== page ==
TV.com Top Ten: Best new supporting characters of 2008

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Behind every leading woman or man in television, there's one character setting them up and opening the door for them to shimmy on through. At their best, supporting actors are stealing scenes from their higher-paid compadres, and at their worst, they're dragging a show into the ground and being deservedly killed off.

We're going to focus on the former in this list, which covers our favorite new supporting characters from this television season. Are these in any particular order? Sort of. Is this the definitive list? Absolutely not. We're just opening up the discussion and want to hear who would have made your list.

10. Charlotte Lewis, Lost (played by Rebecca Mader)
As one of the Freighter Folk on ABC's best show, Charlotte entranced us as soon as we saw her hanging upside-down from a tree in season four's second episode. We have lots to learn about her past, which links her to the island more than any of the Oceanic Six.
VIDEO: Rebecca Mader Interview

9. Castiel, Supernatural (played by Misha Collins)
Forget his character and all that--how about that introduction with those gigantic angel wings! As the heaven-sent servant ordered by the big man upstairs to help guide Sam and Dean Winchester, Castiel, with his brooding gaze and menacing voice, makes it clear: he ain't no ordinary angel, and he don't need no harp.
Q&A;: Supernatural's Misha Collins

8. Big Mike, Chuck (played by Mark Christopher Lawrence)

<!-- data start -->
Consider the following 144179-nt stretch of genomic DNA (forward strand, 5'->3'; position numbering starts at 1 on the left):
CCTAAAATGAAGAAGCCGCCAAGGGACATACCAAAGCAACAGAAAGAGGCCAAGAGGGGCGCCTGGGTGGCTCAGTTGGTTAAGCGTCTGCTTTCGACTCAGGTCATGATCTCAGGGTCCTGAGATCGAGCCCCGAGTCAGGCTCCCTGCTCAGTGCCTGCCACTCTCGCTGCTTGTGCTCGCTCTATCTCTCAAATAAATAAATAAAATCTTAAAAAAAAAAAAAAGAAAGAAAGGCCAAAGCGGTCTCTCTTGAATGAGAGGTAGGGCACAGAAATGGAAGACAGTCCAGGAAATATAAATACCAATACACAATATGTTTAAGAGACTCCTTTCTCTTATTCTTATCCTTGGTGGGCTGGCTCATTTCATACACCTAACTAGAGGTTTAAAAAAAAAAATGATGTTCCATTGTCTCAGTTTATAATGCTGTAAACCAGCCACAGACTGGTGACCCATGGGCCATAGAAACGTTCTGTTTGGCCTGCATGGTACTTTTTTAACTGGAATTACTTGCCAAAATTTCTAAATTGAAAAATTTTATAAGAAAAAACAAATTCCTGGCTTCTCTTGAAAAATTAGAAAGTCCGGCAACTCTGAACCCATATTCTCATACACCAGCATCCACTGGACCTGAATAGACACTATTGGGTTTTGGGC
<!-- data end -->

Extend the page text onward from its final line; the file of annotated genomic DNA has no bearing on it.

Yeah, we know he's not exactly new, but he's become a bigger part of the Buy More storylines this season after barely a peep last year, and we love the writers for it. Mike perfectly embodies the top of the retail food-chain: a boss who doesn't want to do any work and instead passes tasks on to his underpaid underlings.

7. Walter Bishop, Fringe (played by John Noble)
Walter, you had us at "Now let's go make some LSD!"
VIDEO: The Fringe premiere party

6. Lew Ashby, Californication (played by Callum Keith Rennie)
The rock-and-roll god who asked Hank Moody to write his biography was memorable for many reasons, but we love the stereotypical ridiculousness of the character: guns, groupies, drugs. Rest in peace, lil' buddy.

5. Debbie, The Life and Times of Tim (voiced by Bob Morrow)
The only animated character to make the list, Debbie is also the only multiracial prostitute on the list. I know, shocking! She's always drinking and smoking and wears business suits with the ass cut out of them. Plus, she's voiced by a man. Frankly, I'm surprised she's not number one.

4. Gemma Teller-Morrow, Sons of Anarchy (played by Katey Sagal)
As the matriarch of SAMCRO, Peg Bundy, I mean Gemma, is in a position of supreme power and she isn't willing to give it up. Gemma is exactly what you would think a motorcycle club vixen would be--tough, scheming, and downright nasty.

3. Lt. Gene Hunt/Detective Ray Carling, Life on Mars (played by Harvey Keitel/Michael Imperioli)
These two 1970s cops turn a good new show into a great new show. The fast-talking duo are masters of excessive force, and Carling has some of the best dialogue in television today. And how about that sweet 'stache?
VIDEO: Q&A; with Michael Imperioli and Jason O'Mara

2. Daniel Faraday, Lost (played by Jeremy Davies)
Whoa--another Freighter Folkie? (Heck, we wanted to add Miles Straum, too!) Faraday is a fantastic addition to the cast, and a key tool for Damon Lindelof and Carlton Cuse to help explain season four's technical mumbo jumbo. And that skinny tie just screams physics nerd.

1. Lafayette Reynolds, True Blood (played by Nelsan Ellis)
Merlotte's gay cook steals so many scenes, he must have a rap sheet thicker than the Twilight books. He sells vampire blood, makes pornographic Web cam shows, and dresses flamboyantly, but make no mistake--he can kick your butt. Let's hope that wasn't his foot in the backseat of the car in the finale!

OK, let's hear your lists. Remember, no stars and they have to be new this year.

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